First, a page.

BMW's New 3-Series Comes With Tech Array to Battle Mercedes

(Bloomberg) -- BMW AG has packed its revamped 3-Series sedan with tech gadgetry like smartphone entry, auto-reverse and an in-car assistant that learns drivers’ routines, aimed at delivering a crucial sales bump after growth slowed.

The best-selling model, unveiled at the Paris car show and available in March, demonstrates how manufacturers have moved away from luring customers with luxurious trimmings and engine choices. Carmakers battling in the mid-range premium segment that also includes the Mercedes C-Class and Audi A4 aren’t waiting for top-line models to offer advanced technologies.

BMW's New 3-Series Comes With Tech Array to Battle Mercedes

“It’s a bit of a bellwether for how BMW is doing as a company,” IHS Markit analyst Tim Urquhart said in a phone interview. “For the last 20, 30 years this has been the aspirational vehicle of the young, upwardly mobile professional, and that’s not going to change very soon.”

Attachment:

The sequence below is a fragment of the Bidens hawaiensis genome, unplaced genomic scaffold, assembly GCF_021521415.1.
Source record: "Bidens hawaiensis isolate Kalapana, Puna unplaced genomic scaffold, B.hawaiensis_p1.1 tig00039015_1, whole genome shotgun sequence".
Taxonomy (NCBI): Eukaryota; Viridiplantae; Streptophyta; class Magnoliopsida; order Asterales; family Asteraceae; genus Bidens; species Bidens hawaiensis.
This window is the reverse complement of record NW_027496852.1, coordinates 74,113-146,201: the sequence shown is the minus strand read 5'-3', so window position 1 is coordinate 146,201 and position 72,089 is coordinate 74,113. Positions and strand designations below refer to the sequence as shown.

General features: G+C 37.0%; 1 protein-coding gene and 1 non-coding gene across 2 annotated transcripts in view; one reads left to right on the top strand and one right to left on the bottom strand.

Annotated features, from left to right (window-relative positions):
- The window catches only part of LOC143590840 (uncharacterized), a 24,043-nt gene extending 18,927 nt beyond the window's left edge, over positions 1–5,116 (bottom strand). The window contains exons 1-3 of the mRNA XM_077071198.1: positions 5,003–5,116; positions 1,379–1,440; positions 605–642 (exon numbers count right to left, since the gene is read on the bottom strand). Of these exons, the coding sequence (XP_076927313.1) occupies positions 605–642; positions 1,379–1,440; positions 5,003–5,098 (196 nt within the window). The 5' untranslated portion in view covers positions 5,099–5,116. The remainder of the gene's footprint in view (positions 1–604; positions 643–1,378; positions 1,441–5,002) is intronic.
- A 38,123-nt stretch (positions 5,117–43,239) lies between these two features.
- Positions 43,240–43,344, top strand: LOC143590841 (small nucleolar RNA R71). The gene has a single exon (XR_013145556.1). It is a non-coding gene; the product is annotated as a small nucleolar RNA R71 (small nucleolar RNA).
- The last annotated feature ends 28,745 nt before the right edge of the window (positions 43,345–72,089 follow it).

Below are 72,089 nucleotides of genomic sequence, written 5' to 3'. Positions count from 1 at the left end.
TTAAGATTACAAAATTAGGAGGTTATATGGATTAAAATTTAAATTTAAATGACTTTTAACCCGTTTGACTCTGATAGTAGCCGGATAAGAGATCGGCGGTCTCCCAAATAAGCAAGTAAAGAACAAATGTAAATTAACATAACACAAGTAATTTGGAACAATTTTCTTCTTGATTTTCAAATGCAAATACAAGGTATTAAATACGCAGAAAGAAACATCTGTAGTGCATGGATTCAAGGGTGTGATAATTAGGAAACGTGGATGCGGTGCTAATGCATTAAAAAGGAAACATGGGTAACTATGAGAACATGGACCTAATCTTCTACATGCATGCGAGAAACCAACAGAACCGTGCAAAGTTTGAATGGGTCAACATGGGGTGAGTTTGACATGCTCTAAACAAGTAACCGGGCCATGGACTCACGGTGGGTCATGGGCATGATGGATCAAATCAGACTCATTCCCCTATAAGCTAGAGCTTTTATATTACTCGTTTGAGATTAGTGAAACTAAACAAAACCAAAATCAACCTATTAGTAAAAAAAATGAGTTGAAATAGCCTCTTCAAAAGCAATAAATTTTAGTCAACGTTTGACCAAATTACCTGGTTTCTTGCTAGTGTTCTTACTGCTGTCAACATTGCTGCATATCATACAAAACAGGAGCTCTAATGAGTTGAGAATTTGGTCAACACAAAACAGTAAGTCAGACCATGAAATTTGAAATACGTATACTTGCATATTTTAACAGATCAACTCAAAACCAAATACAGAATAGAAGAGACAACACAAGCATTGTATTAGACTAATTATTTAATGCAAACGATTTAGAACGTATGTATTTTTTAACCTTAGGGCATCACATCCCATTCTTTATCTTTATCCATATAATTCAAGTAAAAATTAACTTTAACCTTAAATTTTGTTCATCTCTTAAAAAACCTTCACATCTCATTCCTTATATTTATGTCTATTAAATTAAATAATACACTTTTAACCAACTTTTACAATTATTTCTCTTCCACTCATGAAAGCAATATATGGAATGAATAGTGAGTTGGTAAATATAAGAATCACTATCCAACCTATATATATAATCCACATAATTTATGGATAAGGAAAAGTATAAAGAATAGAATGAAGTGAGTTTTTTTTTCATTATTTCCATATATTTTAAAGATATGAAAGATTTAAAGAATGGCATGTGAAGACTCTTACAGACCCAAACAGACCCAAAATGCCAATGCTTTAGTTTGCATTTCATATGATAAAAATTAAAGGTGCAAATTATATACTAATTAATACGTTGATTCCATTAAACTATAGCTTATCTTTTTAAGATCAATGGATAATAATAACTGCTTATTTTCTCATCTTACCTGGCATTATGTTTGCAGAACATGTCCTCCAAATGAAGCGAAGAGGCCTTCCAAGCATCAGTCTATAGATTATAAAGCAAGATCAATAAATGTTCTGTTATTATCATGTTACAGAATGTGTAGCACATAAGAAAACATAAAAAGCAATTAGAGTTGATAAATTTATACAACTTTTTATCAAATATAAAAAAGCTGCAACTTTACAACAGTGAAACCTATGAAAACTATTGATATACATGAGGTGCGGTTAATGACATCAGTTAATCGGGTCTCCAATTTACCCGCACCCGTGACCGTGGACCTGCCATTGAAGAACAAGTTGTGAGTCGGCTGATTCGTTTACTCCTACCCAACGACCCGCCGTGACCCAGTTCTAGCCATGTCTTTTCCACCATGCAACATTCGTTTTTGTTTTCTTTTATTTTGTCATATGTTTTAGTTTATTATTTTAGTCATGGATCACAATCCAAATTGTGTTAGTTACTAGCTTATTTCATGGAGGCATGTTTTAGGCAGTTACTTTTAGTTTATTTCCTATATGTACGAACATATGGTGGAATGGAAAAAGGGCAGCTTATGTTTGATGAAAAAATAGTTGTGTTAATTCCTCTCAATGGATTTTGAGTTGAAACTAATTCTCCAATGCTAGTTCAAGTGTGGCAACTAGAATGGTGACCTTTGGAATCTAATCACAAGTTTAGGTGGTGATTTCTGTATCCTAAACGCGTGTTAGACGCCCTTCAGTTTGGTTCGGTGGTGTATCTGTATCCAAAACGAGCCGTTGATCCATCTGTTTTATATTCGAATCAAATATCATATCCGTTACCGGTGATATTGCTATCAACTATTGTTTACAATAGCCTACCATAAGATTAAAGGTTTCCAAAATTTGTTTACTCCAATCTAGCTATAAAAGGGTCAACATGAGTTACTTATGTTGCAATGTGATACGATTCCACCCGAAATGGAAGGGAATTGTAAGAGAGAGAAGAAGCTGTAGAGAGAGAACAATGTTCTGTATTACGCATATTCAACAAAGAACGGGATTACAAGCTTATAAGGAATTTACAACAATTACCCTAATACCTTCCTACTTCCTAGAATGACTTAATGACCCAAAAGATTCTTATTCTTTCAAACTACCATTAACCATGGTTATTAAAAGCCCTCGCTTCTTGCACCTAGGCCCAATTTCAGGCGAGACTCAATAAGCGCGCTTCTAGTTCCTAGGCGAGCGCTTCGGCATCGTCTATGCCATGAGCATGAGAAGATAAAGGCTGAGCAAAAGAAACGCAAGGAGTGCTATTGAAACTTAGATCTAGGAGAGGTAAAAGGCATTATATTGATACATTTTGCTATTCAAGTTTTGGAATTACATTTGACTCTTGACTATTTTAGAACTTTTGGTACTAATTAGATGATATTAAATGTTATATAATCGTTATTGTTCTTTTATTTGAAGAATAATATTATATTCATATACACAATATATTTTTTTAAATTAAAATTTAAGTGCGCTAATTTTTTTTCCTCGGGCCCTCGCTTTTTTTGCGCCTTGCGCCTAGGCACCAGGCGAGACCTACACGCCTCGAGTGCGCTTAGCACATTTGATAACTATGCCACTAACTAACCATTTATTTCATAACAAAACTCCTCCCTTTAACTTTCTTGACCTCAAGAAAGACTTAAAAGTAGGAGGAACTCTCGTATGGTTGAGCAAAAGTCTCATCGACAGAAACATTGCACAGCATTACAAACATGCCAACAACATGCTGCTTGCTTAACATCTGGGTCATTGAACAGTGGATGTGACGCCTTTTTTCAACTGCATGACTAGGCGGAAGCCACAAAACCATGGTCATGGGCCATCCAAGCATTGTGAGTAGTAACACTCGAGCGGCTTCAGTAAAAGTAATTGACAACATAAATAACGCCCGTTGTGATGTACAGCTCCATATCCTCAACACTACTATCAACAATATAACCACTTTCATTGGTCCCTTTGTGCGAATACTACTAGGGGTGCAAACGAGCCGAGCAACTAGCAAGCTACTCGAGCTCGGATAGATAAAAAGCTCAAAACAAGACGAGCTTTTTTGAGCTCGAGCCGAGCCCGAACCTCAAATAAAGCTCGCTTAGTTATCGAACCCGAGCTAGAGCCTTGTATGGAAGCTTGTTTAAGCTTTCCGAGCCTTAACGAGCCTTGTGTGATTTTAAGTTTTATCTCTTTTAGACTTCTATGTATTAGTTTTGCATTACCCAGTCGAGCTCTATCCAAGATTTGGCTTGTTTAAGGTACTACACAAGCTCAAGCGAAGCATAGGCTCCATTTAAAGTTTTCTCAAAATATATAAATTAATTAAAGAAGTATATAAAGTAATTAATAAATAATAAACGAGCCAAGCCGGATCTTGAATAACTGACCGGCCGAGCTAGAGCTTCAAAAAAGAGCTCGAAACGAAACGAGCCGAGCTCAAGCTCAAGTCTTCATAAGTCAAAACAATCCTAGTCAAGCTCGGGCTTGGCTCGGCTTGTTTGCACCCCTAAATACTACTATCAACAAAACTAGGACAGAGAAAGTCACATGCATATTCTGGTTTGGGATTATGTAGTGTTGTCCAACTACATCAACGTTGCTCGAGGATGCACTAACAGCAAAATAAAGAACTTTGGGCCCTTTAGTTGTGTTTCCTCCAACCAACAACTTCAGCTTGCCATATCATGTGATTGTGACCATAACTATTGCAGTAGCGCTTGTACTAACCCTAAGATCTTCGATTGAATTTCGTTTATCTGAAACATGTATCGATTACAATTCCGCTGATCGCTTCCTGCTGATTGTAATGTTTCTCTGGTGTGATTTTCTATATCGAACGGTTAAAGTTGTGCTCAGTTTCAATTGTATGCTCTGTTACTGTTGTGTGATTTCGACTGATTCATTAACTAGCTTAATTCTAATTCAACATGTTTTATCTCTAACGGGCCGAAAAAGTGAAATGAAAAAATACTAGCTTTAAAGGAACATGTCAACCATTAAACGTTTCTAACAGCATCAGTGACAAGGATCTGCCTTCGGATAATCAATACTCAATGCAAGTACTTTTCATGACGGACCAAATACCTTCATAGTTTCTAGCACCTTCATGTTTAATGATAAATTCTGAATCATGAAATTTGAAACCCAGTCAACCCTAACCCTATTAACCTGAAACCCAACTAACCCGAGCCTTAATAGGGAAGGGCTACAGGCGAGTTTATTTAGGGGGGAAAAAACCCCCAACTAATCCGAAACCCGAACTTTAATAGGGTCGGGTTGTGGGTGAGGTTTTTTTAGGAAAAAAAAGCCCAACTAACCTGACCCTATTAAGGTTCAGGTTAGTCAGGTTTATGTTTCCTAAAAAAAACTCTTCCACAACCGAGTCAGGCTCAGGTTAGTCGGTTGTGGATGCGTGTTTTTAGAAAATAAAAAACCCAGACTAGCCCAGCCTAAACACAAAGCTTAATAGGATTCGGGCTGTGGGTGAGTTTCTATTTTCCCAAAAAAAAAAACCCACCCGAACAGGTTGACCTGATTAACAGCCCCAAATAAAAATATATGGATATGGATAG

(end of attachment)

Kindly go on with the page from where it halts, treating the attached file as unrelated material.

BMW, issuing its first profit warning in a decade last week, is working to reclaim the luxury sales lead from Mercedes by 2020, after its arch rival overtook the Munich-based company in 2016 with an expanded lineup of sport utility vehicles and overhauled design. While sedans have lost ground to popular SUVs, the 3-Series remains BMW’s top-selling model.

BMW's New 3-Series Comes With Tech Array to Battle Mercedes

While carmakers are starting to churn out electric vehicles, BMW will sit out offering the new 3-Series as a battery-only car. A plug-in hybrid version is due for the summer months with an electric driving range of 60 kilometers (37 miles). BMW plans to release 12 electric vehicles by 2025, starting next year with the electric Mini.

To set itself apart, the new 39,950 euro ($46,374) 3-Series incorporates features like eradicating the car key. Drivers use their smartphone instead to unlock the vehicle and start it, by placing the phone in a wireless charging tray. Once underway, the car can automatically keep a set distance from the car in front and it helps drivers stick to a lane in tight roadwork channels. In stop-and-go traffic, it can restart from a standstill on its own.

The car will also be able to auto-reverse as far as 50 meters, helpful in confined spaces, by backtracking its exact path after recording steering movements.

“It represents the BMW brand like no other car,” Head of development Klaus Froehlich said at the show. “It is truly the heart and soul of BMW.”

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